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June 25, 2013
Europeans enjoy freedom of movement, but they don’t make enough use of it. The European labour market could benefit tremendously from a higher degree of mobility. If it was not for the language barrier. But in times of crisis, people – especially qualified young people from Southern Europe – no longer hesitate to accept the challenge.
Even if that means learning German. Which is the case for an increasing number of Spaniards. The language courses in the ‘Goethe-Institute’ between Barcelona and Sevilla have been reporting record registrations for three years already. Almost 30,000 Spanish citizens have emigrated to Germany in 2012. According to the federal office of statistics this represents an increase of roughly 50% for the second year in a row. Contrary to their predecessors of the German ‘Wirtschaftswunder’ in the 1960s and 70s, most of them are highly qualified. And whatever their destination – a big multinational like Daimler-Benz in an international city, or one of these innovative Mittelstand champions with a factory in the middle of nowhere – many of them report that the language issue is key to integration (next to putting up with very different meal times and a lesser dose of sunshine).
But none of them had to face a language test like the most famous of these migrants did yesterday: Pep Guardiola, the former Barcelona coach who signed for Champions League winner Bayern Munich, mastered a one-hour press conference in the Allianz-Arena, live on television in front of a jury of 240 international journalists and, later that same day, thousands of YouTube users.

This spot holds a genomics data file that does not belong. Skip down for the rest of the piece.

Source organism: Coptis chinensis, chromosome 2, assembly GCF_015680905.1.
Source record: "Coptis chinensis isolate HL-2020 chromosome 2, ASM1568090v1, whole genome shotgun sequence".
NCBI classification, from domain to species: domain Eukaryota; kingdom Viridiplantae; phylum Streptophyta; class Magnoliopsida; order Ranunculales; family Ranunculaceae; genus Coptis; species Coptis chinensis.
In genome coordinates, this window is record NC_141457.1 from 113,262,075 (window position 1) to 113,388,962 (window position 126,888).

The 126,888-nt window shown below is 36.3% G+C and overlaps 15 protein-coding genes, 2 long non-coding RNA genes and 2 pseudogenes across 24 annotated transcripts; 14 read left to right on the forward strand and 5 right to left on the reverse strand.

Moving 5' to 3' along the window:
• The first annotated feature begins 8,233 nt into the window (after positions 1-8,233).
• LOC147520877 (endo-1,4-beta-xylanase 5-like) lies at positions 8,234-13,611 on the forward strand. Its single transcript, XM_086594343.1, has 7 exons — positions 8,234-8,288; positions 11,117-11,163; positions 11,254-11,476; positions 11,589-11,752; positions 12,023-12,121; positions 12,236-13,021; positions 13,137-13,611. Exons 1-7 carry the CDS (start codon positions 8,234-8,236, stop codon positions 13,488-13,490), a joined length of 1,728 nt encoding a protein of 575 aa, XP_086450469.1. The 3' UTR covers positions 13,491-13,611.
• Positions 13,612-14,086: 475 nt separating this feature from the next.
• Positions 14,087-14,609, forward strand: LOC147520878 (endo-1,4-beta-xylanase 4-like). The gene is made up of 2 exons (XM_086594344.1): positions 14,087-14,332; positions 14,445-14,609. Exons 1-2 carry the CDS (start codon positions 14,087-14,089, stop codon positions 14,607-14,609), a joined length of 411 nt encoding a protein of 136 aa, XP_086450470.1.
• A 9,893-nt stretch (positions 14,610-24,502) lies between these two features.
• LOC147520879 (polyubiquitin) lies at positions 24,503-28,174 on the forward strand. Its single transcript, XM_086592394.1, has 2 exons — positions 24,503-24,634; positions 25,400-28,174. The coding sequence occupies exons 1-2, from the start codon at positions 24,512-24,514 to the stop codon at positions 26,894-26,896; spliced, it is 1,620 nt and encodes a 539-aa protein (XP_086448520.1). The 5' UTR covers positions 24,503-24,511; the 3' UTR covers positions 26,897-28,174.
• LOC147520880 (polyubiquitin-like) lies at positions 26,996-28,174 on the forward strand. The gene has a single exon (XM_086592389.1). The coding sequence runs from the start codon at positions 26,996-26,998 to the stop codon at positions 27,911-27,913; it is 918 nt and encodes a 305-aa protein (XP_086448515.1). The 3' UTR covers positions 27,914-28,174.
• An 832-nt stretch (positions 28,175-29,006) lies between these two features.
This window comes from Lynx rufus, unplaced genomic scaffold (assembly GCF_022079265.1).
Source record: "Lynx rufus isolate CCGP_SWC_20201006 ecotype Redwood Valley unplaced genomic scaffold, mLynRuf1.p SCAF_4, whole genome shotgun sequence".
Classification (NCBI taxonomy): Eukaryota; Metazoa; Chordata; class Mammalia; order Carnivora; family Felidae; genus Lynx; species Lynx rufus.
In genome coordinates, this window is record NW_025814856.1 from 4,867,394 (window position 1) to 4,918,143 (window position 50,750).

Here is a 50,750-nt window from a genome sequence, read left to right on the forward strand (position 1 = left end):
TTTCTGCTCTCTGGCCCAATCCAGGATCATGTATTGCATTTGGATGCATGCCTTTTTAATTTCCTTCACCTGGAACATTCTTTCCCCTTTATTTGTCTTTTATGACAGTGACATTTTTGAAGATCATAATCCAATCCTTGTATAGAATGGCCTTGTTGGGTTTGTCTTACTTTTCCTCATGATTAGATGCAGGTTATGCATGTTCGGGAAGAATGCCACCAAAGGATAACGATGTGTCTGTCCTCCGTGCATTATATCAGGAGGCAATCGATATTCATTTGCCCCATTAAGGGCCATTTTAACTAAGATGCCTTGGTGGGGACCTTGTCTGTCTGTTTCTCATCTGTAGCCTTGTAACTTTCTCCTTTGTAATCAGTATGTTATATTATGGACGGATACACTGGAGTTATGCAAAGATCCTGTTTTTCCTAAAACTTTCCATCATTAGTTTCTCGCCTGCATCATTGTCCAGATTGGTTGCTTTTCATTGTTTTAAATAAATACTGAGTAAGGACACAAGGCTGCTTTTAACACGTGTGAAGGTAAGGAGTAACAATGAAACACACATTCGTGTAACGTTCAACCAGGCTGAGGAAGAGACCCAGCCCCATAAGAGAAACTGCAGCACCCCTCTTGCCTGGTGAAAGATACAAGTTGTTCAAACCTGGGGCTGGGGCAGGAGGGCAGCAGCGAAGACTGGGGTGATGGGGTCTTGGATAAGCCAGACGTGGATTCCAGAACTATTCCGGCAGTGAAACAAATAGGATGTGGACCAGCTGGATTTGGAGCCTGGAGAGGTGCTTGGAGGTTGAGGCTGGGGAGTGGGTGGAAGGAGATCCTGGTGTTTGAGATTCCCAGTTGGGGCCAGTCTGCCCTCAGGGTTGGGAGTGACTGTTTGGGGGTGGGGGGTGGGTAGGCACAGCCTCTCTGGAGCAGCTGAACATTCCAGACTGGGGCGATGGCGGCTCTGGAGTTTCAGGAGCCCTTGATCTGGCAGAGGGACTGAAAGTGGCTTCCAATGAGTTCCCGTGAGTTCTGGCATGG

And he passed the exam! Even if he struggled sometimes with the subtilities of the plural genitive and once in a while turned to Bayern President Karl-Heinz Rummenigge in order to verify whether it was ‘dich’ or ‘dir’, he did a wonderful job. And the dative of the personal pronoun in ‘Bitte gebt mir Zeit!‘ – ‘Please give me some time!’ – was impeccable!
There is something reassuring in the fact that even the long shelf of trophies won with Barcelona and the reputation of being the intellectual mastermind of his former team’s stunning playing style did not preserve this ‘high-end’ migrant from having to learn the language of the place. And it is almost endearing to see that despite globalisation’s rule of airport English, the simple gesture of making the effort has an extraordinary effect on the natives.
Obviously, Guardiola’s net annual salary of 7.5 million Euro is not really representative of the very diverse professional positions of his 30,000 compatriotes who just moved to Germany. At the same time, his arrival is, in a quite funny way, very representative of European demographics: here’s a young, well-educated and highly skilled migrant who replaces … a certainly successful, but already 68-year-old German native who was kind of ‘nudged’ towards retirement. There’s really nothing like football when it comes to providing revealing metaphores on the times we live in!